Court security attended to this man in an impressive, professional manner. Likewise with the EMTs. Fifteen minutes later, the man was on his way to a hospital as his friend and I watched the EMT vehicle and fire truck siren away.                

     We sat quietly on a bench for a moment and began to talk about our lives, as strangers sometimes do after sharing a shocking event. This friend, too, had been in the military. He was good with his hands and had been involved in building a lot of the infrastructure from Elgin to Aurora, Illinois. He loved his yard work. He loved the fact that he was well at age 77, enjoying an active life with his wife of 51 years. When it came to his neighbor, the friend said he enjoyed fishing with him, he was good company, until alcohol was all that remained of his life.                

     “I never told you why I keep trying to help that poor son-of-a-bitch,” he said, patting my back. “It has to do with my faith. I don’t like to say the words, but I try my best to do the deeds. Besides, like I said, he used to be good company on the fishing boat.”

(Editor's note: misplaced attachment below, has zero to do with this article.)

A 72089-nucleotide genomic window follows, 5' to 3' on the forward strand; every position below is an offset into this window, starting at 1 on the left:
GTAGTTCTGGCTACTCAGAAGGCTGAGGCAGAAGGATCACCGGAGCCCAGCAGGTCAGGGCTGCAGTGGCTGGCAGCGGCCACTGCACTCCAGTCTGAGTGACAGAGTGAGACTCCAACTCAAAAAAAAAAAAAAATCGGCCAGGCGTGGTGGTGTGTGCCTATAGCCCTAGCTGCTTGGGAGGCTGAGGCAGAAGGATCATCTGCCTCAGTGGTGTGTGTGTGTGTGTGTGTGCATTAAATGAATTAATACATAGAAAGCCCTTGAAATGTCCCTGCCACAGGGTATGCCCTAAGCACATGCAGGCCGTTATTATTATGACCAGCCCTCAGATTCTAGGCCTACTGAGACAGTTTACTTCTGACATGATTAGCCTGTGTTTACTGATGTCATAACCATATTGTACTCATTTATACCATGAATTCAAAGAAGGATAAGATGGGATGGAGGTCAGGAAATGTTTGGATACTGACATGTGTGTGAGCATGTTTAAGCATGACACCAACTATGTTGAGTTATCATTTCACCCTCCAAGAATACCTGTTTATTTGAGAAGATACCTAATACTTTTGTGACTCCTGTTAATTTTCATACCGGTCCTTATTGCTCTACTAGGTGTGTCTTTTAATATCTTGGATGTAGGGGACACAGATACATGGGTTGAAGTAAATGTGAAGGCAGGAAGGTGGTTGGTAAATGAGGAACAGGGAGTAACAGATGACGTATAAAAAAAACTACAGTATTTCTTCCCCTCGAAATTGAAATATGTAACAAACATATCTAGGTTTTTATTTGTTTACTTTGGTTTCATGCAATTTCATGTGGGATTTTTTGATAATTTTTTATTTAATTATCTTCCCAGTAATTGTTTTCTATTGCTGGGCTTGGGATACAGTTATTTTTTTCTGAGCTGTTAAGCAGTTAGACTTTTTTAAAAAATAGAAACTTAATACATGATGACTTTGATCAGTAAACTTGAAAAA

I gave the friend my business card. I told him if his neighbor does go into long-term treatment, to let me know and I’ll represent him. The judges will need to hear he’s in treatment and that he’s serious about it, or else he will be in jail for a long time for the sake of everybody’s safety. The friend added the obvious: “Or dead.”                

     It had been at least twenty minutes since the EMTs had taken the neighbor away. The friend and I parted for our cars and our own lives filled with loved ones and active things to do. I’m sure George knew as well as I did that it was not likely we would talk with each other again.